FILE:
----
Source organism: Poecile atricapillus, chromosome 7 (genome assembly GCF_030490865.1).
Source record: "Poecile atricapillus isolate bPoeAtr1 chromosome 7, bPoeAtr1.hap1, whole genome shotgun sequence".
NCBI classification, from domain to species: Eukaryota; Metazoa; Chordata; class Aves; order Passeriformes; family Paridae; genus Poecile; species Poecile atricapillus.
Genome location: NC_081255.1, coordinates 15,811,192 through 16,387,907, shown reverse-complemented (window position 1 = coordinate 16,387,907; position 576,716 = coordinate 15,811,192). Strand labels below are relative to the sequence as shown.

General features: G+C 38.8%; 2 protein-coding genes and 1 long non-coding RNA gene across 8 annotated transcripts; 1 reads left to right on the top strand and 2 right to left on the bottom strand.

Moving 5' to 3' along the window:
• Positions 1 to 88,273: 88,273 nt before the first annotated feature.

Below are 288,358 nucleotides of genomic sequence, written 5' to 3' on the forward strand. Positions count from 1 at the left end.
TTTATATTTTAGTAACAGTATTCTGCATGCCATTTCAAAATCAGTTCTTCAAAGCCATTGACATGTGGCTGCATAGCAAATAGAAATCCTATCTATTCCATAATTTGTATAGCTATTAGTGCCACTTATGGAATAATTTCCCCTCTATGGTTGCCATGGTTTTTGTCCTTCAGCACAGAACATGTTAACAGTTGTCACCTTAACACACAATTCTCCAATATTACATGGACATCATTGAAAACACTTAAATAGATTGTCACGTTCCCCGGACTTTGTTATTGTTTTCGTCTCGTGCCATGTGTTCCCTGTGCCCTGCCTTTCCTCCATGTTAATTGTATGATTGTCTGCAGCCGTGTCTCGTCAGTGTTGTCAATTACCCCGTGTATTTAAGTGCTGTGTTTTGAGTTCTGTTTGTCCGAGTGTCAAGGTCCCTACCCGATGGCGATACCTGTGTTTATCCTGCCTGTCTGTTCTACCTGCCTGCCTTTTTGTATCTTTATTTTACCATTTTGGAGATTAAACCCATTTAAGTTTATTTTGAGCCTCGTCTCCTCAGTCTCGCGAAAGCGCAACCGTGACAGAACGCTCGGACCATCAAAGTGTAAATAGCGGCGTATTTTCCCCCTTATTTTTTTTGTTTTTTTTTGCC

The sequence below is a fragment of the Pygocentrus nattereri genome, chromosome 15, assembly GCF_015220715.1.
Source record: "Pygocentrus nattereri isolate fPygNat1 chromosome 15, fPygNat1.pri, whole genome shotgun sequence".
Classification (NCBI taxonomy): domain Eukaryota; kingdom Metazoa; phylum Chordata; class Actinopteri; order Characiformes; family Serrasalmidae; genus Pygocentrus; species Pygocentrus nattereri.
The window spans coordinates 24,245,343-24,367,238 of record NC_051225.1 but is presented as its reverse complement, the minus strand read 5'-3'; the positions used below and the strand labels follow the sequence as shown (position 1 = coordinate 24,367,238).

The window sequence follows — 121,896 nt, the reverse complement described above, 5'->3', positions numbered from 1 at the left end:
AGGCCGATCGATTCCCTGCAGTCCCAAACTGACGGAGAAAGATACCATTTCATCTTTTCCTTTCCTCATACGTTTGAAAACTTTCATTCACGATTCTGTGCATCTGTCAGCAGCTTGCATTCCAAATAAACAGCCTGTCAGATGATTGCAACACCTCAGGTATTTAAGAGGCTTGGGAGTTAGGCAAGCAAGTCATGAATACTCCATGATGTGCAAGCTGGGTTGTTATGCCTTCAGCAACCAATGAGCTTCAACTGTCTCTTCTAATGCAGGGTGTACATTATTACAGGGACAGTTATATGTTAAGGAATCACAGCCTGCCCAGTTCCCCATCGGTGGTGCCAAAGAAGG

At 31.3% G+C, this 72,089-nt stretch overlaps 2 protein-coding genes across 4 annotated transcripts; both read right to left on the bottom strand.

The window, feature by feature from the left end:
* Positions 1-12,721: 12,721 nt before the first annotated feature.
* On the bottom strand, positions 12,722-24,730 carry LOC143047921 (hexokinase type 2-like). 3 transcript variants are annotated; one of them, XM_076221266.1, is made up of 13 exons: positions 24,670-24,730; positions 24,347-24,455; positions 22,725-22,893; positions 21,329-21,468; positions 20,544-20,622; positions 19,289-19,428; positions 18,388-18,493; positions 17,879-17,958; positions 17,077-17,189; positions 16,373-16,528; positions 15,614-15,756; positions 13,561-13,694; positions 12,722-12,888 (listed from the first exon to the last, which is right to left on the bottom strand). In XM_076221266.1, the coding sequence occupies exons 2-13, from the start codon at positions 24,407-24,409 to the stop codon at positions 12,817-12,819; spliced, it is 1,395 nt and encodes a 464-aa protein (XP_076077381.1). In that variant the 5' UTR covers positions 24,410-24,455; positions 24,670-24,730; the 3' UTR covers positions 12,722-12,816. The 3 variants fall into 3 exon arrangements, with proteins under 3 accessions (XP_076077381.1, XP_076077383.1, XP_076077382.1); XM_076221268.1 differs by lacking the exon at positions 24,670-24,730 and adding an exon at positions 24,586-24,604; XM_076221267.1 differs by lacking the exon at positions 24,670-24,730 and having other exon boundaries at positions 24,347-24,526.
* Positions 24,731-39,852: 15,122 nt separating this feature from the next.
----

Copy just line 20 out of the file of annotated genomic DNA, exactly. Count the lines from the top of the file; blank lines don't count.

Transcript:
* Positions 24,731-39,852: 15,122 nt separating this feature from the next.